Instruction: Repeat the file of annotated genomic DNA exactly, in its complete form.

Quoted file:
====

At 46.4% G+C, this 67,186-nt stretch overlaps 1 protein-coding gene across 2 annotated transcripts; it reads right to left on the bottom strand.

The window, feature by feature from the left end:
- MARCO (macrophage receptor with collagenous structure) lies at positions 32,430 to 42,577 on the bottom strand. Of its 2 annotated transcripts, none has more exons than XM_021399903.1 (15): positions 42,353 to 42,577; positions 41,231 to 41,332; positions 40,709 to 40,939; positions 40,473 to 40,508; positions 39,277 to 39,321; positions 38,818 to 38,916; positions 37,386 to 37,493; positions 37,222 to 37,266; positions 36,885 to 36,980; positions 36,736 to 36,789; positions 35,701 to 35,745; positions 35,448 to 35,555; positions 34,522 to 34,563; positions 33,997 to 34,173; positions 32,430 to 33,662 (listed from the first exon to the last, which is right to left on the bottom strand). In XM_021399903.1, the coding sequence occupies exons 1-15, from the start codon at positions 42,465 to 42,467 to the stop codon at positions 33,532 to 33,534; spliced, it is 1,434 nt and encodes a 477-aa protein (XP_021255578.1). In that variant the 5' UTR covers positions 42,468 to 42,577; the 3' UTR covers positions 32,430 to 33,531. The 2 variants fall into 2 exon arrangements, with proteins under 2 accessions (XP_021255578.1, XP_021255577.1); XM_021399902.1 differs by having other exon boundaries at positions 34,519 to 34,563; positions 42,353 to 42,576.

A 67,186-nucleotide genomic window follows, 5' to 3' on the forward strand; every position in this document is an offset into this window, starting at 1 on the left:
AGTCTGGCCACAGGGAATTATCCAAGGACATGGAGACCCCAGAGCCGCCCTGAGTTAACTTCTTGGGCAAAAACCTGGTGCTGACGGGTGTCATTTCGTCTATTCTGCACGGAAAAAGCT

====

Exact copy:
At 46.4% G+C, this 67,186-nt stretch overlaps 1 protein-coding gene across 2 annotated transcripts; it reads right to left on the bottom strand.

The window, feature by feature from the left end:
- MARCO (macrophage receptor with collagenous structure) lies at positions 32,430 to 42,577 on the bottom strand. Of its 2 annotated transcripts, none has more exons than XM_021399903.1 (15): positions 42,353 to 42,577; positions 41,231 to 41,332; positions 40,709 to 40,939; positions 40,473 to 40,508; positions 39,277 to 39,321; positions 38,818 to 38,916; positions 37,386 to 37,493; positions 37,222 to 37,266; positions 36,885 to 36,980; positions 36,736 to 36,789; positions 35,701 to 35,745; positions 35,448 to 35,555; positions 34,522 to 34,563; positions 33,997 to 34,173; positions 32,430 to 33,662 (listed from the first exon to the last, which is right to left on the bottom strand). In XM_021399903.1, the coding sequence occupies exons 1-15, from the start codon at positions 42,465 to 42,467 to the stop codon at positions 33,532 to 33,534; spliced, it is 1,434 nt and encodes a 477-aa protein (XP_021255578.1). In that variant the 5' UTR covers positions 42,468 to 42,577; the 3' UTR covers positions 32,430 to 33,531. The 2 variants fall into 2 exon arrangements, with proteins under 2 accessions (XP_021255578.1, XP_021255577.1); XM_021399902.1 differs by having other exon boundaries at positions 34,519 to 34,563; positions 42,353 to 42,576.

A 67,186-nucleotide genomic window follows, 5' to 3' on the forward strand; every position in this document is an offset into this window, starting at 1 on the left:
AGTCTGGCCACAGGGAATTATCCAAGGACATGGAGACCCCAGAGCCGCCCTGAGTTAACTTCTTGGGCAAAAACCTGGTGCTGACGGGTGTCATTTCGTCTATTCTGCACGGAAAAAGCT